Sometimes, your job responsibilities might put your health and safety at risk. Many job risks are obvious. People who drive for work or who operate heavy machinery understand that they could suffer a traumatic injury at any moment.
However, there are plenty of workplace risks that are far more subtle. Rather than resulting in a dramatic incident and severe injuries, these risks cause minor or cumulative damage to the human body that builds up over many years.
Toxic exposure is a perfect example. Workers may encounter low levels of dangerous substances while performing their jobs. Frequent or prolonged exposure to those substances could potentially lead to someone developing severe illnesses, like cancer. What protections exist for workers exposed to toxic substances?
Federal rules require training and safety practices
The Occupational Safety and Health Administration (OSHA) recognizes numerous chemical hazards that could endanger workers. From heavy metals and benzene to silica and arsenic, many toxic substances require either training or special equipment for safe workplace handling.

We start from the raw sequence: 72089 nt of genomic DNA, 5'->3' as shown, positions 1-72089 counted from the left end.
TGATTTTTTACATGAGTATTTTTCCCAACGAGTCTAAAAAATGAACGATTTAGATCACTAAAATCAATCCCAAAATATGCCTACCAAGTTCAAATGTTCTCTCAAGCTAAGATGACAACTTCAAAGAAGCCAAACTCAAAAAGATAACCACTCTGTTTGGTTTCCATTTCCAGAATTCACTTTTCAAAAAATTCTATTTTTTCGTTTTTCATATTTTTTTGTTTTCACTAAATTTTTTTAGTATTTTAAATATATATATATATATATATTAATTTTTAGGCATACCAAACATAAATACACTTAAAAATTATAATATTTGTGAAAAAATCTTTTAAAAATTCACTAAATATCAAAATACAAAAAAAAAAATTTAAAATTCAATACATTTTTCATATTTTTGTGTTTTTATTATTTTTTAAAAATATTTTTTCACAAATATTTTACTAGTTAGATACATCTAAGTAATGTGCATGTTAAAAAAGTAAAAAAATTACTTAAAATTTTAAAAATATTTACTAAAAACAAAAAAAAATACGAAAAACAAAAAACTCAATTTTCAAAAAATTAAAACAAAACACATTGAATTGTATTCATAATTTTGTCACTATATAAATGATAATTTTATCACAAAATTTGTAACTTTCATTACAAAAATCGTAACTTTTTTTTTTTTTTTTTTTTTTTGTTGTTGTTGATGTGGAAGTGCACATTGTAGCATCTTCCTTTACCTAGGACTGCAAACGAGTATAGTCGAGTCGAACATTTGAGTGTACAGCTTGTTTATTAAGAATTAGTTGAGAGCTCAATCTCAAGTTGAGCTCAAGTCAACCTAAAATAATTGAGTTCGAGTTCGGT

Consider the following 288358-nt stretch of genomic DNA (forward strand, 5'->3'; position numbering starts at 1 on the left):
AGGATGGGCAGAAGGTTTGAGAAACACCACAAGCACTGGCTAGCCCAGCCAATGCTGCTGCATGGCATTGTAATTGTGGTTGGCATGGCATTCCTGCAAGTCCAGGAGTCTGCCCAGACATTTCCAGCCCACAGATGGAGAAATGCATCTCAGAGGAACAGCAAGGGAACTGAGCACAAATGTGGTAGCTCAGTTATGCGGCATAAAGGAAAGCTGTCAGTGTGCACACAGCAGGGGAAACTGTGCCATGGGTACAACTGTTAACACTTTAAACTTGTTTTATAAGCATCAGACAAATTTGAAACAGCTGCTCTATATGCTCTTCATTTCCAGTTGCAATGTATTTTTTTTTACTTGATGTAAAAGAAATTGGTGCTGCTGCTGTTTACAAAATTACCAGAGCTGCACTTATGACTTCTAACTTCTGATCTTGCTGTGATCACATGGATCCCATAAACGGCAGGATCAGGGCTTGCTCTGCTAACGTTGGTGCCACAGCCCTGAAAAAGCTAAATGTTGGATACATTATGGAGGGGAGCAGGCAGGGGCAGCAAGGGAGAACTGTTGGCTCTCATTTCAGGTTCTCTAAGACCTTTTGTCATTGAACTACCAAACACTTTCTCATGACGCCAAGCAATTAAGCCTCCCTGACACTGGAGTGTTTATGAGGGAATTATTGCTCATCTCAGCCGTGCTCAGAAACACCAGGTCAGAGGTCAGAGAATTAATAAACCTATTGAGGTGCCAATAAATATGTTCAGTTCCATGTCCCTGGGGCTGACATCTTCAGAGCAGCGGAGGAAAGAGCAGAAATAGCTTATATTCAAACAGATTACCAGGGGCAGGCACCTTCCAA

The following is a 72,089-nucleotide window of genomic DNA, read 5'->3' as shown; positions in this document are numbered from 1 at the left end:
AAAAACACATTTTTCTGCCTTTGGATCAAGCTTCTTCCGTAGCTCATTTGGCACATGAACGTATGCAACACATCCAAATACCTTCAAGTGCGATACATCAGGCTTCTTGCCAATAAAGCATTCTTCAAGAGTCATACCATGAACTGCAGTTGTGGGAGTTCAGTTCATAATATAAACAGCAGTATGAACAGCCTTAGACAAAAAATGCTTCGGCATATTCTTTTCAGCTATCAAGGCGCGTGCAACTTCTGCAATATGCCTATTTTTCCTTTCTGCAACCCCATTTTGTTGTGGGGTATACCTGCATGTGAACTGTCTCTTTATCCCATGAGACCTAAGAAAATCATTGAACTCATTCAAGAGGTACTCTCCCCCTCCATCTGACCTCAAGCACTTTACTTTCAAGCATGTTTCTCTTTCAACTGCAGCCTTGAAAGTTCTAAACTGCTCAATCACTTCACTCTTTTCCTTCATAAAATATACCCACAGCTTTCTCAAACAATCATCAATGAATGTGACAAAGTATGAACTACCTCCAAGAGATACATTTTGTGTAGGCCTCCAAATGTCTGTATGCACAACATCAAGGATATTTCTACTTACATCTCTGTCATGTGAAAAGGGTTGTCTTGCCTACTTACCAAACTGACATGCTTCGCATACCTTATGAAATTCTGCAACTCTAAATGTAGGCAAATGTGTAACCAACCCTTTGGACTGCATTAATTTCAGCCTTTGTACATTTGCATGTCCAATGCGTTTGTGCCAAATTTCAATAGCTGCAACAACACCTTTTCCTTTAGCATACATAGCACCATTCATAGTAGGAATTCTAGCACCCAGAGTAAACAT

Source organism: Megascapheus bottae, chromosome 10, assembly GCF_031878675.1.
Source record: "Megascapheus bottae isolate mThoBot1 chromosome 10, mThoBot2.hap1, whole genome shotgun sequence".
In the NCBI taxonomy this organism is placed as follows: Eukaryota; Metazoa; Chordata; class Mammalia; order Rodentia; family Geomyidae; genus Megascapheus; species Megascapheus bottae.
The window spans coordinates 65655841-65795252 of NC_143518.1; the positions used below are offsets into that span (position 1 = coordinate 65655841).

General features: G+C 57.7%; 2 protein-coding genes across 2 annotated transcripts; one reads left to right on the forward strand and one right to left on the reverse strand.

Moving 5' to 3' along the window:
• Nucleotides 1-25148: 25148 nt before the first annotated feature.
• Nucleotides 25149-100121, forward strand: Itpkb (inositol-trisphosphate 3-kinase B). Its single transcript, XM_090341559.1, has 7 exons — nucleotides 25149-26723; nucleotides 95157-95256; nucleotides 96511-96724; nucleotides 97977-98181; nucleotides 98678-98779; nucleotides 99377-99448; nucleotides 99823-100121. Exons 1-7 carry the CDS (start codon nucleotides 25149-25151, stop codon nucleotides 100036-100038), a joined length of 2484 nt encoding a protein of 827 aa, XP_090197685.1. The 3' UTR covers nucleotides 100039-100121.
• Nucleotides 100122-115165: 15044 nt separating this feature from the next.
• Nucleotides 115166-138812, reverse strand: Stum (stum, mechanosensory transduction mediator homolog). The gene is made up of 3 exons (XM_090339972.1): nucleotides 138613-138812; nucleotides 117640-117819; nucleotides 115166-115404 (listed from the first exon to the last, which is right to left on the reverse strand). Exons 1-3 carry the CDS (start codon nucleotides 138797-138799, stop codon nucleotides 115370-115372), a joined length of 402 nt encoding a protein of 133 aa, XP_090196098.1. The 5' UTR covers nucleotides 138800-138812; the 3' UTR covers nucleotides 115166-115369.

Employers should comply with both federal and California state chemical safety regulations when it comes to how they train or supply the workers at their company.
Workers’ compensation can cover treatment
Employers also need to carry workers’ compensation insurance to protect their employees. If someone develops an illness because of workplace chemical exposure, they can claim workers’ compensation benefits.
These benefits will include full medical coverage for necessary care and disability benefits. Workers won’t have to worry about foregoing treatment because they can’t afford it or losing out on the money they need to support their families.
Civil lawsuits can be an option
In scenarios where a company was obviously negligent in its training or openly violating California or OSHA safety rules for workplace chemical exposure, workers may have grounds for a lawsuit.
Usually, workers’ compensation coverage of an employer of liability. However, gross negligence or illegal workplace practices could open a company up to a civil suit. Those coping with the consequences of toxic exposure in the workplace may need to explore every option for compensation available to them. Taking action after injury or illness can protect you and the family that depends on you.